Living With a Foot Raised

Living out of calling has been the defining force in my life. Following God’s voice meant signing up to mow lawns and substitute teach because we turned down a “call” from a church and a position that would have been easy and comfortable. This is the sharpest example to date of Jesus asking me to risk it all. Responding to His voice meant trading in my plans to teach high school and coach basketball for a seminary education. His voice was the confirmation to marry Alison. Later, He was reason we walked away from the lucrative position in an established reformed church to instead plant a Vineyard church. That same voice leads us to close the church three years later, and move to Iowa to team up with Heartland Vineyard. God used the voices of friends and mentors to begin calling me away from the predictable and toward the unknown. Yet, it has been the constant voice of Jesus himself that continues to beckon me to drop my nets of security and take big risks. I have learned that living out of calling has meant building God’s kingdom instead of my own. It’s been a life that runs toward pain and sacrifice rather than away from it. Following Jesus has become our greatest adventure.

I have a passion for people far from God, which is why my wife and I invest deeply in any new neighborhood we move into. It’s why we host parties, search for friends outside the church, and look for authentic opportunities to speak about Jesus. Leading small groups has been one of our greatest joys.

I value spiritual depth, emotional health, and an engaged mind. I elevate theology that is in line with historic Christian orthodoxy, alongside an experience and expression of God’s kingdom that transforms lives. I believe that God’s Word and God’s Spirit are equally vital to stay in step with His will. This striving for the “radical middle” is why we are in the Vineyard Movement.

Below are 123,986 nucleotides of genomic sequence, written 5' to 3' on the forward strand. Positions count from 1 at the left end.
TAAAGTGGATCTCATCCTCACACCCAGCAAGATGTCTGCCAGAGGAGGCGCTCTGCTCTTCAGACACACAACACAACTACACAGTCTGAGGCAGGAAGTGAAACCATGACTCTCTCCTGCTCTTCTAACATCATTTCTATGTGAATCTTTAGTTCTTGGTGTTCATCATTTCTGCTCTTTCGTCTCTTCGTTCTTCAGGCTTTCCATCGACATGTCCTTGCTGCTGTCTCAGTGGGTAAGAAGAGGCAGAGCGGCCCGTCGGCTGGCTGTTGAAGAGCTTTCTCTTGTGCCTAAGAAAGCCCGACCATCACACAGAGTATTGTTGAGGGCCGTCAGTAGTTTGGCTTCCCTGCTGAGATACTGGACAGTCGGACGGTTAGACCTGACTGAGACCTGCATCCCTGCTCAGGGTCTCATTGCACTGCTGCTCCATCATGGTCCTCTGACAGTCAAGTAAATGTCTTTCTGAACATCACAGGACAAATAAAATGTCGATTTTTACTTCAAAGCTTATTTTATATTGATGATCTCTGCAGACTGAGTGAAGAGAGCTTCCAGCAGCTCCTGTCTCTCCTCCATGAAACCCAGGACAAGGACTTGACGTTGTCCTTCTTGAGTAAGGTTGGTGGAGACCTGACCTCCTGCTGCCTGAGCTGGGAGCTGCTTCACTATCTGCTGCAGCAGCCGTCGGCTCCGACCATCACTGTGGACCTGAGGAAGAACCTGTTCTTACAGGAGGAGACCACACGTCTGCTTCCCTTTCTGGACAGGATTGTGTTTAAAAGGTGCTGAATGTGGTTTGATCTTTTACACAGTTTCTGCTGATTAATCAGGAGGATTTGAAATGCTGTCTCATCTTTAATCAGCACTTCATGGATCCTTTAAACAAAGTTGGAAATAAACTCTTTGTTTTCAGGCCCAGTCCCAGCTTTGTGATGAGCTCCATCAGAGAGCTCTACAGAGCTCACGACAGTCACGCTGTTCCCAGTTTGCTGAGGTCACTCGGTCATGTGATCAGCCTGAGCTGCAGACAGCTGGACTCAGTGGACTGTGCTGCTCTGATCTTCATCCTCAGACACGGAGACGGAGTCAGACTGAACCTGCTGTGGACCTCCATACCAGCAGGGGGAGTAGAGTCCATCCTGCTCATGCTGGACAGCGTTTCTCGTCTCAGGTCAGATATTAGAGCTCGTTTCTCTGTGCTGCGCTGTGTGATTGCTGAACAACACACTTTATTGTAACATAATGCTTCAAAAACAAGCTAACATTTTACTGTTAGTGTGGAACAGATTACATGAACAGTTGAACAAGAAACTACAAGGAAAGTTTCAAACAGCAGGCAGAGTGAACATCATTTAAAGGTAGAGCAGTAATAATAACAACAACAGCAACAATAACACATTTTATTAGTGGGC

I want to live a life of integrity. I want to live life on purpose. I want to go deep with people and model vulnerability. I want to help people root their identity in Jesus. Ultimately, I want to lay hands on the sick, care for the poor, worship passionately, proclaim the gospel and exalt Jesus.

Why do I say all this? Because I believe that God has created you with unique passions and desires for a purpose. More than that, I believe He’s calling you to accomplish great things for his kingdom! He’s not calling you to the same things as I have been called to, but that doesn’t mean they’re not just as significant. Don’t forget: the Kingdom of God is like a mustard seed. Seemingly insignificant sacrifices for his Kingdom can yield the greatest fruit. As I’ve said before, obedience is not the root of our new identity, but the fruit of our new identity. Jesus’ sacrifice is the root. We do not earn God’s favor, but God graciously partners with us and uses our obedience to advance His kingdom.

In other words, God isn’t looking for you to do the most sacrificial thing you can think of. He doesn’t call everybody to church planting, or to be missionaries in Africa, or to sell all your possessions and give to the poor. He calls some people to do those things. But he does want to use people who are willing to say “yes” to Him. In the Bible, God typically doesn’t call the most talented individual to his greatest acts, but rather the he calls the humble who are willing to say “Here I am, send me.”

You can read about an entire “company” of men like this in the book Heroic Leadership (sorry ladies, this book is a book about a group who got their start in the 1500s which was not exactly an age of equality). The book comes recommended by Phil Strout, and describes the Jesuit way of life. One of their most important “Pillars” was to live a life of